When I first became chronically ill, I was scared, confused, and desperate for answers. I was also no stranger to misogyny, but was still totally unprepared to uncover some ugly truths about how the medical world treats women in pain. I was (perhaps willfully) ignorant to the fact that women's pain conditions are still systematically underfunded, under-researched, and dismissed using every excuse from attention-seeking to hysteria.
I am very fortunate to have a family doctor who is compassionate, thorough, and takes me very seriously, but we are all unfortunate to have family doctors and GPs who, unless they are self-taught, have a very limited understanding of chronic pain treatment options. I've heard from various sources that med school students sometimes receive a day, or as little as four hours addressing the matter of chronic pain, a condition that affects 1.5 billion people worldwide (the majority of whom are women). It has taken me years of research and trial and error to find viable treatment options: a journey four hours could not begin to summarize. Something here does not add up.
Reflecting on my journey with chronic pain thus far, there are two medical appointments that stand out to me as polar examples of the worst and best of what Western medicine currently has on offer (to those who have financial and geographic access).
#1: While waiting for a bone fide headache specialist, my doc sent me to see a run-off-the-mill neurologist with a short waitlist. It was the first time I thought I might get some answers or solutions, and I had more hope and fear twisted up in my stomach than a five year old on the first day of school. My doc was running over an hour late, so I had lots of time to experience that twisty stomach feeling in the waiting room. When I was finally called, this doctor (who was male, if it's relevant) asked me minimal questions about my condition: only enough to confirm my diagnosis and the frequency of attacks. Then there was a basic neurological exam, the same that my family doctor had administered. Then there were my questions...
Doc, can you help?
What should I take?
What should I buy?
What should I do?
Who should I see?
... and answers as useless and vague as the day is long…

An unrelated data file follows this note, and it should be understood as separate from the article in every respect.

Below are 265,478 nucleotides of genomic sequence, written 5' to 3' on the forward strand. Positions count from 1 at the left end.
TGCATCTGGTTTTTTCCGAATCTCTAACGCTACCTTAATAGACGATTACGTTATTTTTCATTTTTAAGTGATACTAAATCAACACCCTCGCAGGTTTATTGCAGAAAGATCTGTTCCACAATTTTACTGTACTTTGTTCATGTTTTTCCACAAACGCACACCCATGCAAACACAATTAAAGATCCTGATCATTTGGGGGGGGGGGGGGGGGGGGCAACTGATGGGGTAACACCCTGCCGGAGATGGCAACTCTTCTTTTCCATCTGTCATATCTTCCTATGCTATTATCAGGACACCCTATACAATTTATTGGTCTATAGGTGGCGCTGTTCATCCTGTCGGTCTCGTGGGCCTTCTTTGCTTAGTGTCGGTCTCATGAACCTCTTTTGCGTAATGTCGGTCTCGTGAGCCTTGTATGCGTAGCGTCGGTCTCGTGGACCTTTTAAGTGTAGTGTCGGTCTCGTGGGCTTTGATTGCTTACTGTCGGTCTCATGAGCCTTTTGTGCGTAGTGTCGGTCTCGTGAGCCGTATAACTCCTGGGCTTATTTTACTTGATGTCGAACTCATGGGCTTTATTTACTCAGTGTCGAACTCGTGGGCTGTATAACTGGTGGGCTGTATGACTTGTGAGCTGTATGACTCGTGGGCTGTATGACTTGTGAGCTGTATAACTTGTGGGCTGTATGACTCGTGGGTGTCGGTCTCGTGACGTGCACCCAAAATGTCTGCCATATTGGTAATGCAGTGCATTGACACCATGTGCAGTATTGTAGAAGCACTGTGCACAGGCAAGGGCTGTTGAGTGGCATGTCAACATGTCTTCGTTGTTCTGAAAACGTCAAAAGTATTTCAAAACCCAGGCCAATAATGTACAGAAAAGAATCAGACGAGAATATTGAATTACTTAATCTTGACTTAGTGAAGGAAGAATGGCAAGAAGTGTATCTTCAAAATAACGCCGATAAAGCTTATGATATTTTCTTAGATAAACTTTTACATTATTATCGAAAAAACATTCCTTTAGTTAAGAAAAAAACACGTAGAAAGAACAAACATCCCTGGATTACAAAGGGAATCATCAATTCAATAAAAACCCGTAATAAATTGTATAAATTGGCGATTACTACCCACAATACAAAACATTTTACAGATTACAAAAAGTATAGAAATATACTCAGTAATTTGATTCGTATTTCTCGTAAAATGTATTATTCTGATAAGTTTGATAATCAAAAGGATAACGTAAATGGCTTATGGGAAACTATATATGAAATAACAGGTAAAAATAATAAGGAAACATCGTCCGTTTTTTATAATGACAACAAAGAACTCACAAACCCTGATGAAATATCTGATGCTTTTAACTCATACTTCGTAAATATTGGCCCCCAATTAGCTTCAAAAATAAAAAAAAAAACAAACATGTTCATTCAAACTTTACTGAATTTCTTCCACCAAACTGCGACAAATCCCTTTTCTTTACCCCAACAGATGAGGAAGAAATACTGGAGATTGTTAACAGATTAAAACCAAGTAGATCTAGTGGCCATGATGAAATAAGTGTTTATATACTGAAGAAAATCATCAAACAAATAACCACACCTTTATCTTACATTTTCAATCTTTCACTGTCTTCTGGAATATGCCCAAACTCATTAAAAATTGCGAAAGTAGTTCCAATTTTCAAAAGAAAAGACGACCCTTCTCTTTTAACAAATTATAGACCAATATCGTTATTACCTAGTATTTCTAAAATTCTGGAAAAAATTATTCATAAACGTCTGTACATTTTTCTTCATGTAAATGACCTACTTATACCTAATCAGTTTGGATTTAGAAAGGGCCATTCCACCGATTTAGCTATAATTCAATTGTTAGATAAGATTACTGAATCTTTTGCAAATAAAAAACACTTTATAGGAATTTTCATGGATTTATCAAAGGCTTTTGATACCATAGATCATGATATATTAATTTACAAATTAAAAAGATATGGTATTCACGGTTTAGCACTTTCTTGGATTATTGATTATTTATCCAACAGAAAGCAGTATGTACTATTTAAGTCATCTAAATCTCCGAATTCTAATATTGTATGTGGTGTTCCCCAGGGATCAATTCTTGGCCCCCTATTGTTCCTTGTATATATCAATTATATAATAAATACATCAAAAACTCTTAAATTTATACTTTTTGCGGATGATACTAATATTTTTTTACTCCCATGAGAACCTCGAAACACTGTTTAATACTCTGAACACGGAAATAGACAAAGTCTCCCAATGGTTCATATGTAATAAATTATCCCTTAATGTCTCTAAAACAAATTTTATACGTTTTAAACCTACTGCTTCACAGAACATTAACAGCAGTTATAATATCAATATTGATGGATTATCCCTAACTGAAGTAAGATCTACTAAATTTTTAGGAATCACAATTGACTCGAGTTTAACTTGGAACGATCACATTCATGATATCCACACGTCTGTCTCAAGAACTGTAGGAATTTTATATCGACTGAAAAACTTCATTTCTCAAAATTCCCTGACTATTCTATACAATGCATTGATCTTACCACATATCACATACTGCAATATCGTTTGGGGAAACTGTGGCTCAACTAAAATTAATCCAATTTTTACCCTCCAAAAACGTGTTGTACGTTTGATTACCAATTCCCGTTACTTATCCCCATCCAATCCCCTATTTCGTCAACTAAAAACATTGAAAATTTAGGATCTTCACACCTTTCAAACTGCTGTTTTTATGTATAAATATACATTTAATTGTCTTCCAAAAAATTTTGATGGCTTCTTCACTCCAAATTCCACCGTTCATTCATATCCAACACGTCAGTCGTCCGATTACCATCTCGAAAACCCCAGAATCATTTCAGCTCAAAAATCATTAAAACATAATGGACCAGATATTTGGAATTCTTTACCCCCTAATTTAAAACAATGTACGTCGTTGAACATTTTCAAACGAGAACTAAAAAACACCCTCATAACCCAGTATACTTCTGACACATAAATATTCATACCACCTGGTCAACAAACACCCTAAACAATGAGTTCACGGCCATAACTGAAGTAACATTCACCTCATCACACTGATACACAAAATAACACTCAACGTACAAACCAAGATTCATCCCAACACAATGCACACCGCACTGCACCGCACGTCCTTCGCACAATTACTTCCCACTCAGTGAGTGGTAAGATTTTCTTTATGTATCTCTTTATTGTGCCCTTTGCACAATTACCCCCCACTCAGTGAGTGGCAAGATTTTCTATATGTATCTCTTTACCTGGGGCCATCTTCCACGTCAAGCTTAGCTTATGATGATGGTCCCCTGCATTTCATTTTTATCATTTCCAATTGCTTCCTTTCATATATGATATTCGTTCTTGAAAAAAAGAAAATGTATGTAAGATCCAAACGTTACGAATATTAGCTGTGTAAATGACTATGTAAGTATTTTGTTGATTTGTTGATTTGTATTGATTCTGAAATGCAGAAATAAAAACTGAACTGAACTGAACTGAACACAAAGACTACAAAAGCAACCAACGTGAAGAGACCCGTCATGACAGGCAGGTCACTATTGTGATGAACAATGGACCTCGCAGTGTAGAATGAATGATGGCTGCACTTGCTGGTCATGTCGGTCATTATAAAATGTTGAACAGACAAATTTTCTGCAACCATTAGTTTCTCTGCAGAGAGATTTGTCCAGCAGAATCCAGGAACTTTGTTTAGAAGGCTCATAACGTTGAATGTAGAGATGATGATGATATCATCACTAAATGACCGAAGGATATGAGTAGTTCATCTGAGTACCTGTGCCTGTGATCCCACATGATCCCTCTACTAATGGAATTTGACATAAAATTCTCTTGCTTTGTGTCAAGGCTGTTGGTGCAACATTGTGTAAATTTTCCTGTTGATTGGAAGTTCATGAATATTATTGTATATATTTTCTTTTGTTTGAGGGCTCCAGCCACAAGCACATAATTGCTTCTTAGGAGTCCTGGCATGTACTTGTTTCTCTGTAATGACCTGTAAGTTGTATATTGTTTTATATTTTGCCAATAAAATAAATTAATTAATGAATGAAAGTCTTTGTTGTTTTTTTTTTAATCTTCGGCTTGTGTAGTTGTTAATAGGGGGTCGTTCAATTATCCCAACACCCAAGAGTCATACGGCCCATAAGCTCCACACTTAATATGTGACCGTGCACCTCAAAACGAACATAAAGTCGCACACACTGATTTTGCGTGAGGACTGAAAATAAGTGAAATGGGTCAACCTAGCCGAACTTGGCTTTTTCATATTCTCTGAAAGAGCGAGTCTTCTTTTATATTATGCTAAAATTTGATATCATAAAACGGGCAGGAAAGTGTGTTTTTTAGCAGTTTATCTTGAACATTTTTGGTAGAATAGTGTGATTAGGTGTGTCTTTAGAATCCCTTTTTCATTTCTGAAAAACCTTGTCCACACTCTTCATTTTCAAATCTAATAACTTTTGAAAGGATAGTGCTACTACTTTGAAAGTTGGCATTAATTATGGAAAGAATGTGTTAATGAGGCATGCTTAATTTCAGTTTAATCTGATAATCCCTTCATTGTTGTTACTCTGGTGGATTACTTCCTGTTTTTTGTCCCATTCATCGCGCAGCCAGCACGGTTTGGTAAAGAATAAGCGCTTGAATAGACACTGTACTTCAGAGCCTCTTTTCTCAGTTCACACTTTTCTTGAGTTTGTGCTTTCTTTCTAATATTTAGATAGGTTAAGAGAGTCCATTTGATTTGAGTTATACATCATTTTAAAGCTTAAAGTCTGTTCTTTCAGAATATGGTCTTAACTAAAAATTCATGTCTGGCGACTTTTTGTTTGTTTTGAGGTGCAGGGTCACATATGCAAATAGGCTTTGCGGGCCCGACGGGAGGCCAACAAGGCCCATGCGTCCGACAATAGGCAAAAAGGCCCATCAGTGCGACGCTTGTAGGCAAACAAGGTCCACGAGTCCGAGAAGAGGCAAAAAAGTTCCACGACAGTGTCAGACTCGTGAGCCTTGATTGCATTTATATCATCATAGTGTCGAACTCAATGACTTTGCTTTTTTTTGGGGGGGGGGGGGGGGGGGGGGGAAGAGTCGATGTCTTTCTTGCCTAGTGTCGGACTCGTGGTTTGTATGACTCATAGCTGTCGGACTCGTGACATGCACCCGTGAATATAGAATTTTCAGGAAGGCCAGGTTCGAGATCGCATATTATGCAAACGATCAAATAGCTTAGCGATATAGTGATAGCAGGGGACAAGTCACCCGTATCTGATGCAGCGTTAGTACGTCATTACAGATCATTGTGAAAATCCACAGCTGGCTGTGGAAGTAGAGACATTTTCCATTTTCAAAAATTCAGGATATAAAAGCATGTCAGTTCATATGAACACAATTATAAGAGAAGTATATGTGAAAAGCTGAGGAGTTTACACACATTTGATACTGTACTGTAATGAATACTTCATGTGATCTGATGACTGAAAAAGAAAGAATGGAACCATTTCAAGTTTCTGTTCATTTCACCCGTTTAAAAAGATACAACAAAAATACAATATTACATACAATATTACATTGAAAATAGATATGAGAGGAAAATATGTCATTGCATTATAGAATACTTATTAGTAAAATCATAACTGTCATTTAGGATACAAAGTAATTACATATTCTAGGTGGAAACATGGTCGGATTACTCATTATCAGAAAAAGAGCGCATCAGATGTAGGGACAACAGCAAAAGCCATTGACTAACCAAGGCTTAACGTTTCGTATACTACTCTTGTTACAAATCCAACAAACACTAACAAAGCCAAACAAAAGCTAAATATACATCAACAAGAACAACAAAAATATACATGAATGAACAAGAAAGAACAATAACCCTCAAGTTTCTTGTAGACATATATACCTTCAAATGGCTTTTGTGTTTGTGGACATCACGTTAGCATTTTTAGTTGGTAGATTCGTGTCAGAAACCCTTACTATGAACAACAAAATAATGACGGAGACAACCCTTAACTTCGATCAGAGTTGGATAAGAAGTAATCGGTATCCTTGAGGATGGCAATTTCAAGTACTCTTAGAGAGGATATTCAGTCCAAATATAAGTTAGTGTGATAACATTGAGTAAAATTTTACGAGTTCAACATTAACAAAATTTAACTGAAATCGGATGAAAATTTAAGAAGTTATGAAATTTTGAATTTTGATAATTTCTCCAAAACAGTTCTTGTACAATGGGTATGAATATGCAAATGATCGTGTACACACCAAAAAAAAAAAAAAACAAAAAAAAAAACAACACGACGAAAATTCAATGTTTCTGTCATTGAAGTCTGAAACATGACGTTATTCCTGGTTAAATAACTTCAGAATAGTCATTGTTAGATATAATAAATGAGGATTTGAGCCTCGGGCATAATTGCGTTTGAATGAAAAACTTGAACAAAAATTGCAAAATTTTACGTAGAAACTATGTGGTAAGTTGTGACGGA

Take it if it helps.
Buy it if it helps.
Do it if it helps.
See them if they help.
And then, as if his curt manner, vague answers, and lack of eye contact weren't enough, when I asked for medical documentation, he sighed and said, "That'll be fifty dollars. I don't do this out of the bottom of my heart you know."
Now, perhaps he is sociopathic. No, really. Or perhaps he thought he was making a joke (with no smile or laughter involved), or maybe he simply had no idea how desperate I was for a smidgeon of information or guidance. His questions, after all, were not designed to gauge my level of disability or "comorbid conditions" such as the depression and anxiety I was experiencing due to the pain and a sudden loss of abilities, including the ability to do my job. The conversation seemed geared entirely on completing an arbitrary checklist and getting me the hell out of his office.
A more forgiving guess might be that he is just kind of an awkward guy, who has little to no training in how to offer constructive suggestions or helpful information to a female patient experiencing chronic pain, and for that I cannot blame him alone.
#2: When I finally did make it to my headache specialist, I had a very different kind of experience. Although I still waited an hour to see the doctor, my appointment itself was an hour long! My doctor (who was female, if it’s relevant) asked me a multitude of questions geared at painting a clear picture of my level of disability. I was asked outright about anxiety and depression, and was kindly handed a tissue box the moment I started to choke up.
I was given concrete guidance for medication, natural supplements, workplace accommodations, and specific lifestyle adjustments. I was also given a handy system for tracking my attacks and identifying triggers. I was told the clinic was committed to work with me until I experienced at least a 50% pain reduction.
I left this appointment feeling acknowledged, heard, and finally hopeful.
Unfortunately, from the stories of my friends and fellow pain awareness advocates, the former experience is far more common than the latter. It’s an unfortunate reality that we must often power through a barrage of careless, under-trained doctors in order to find ones who provide adequate care, and one that I hope will change quickly in the coming years.
1.5 billion people deserve better.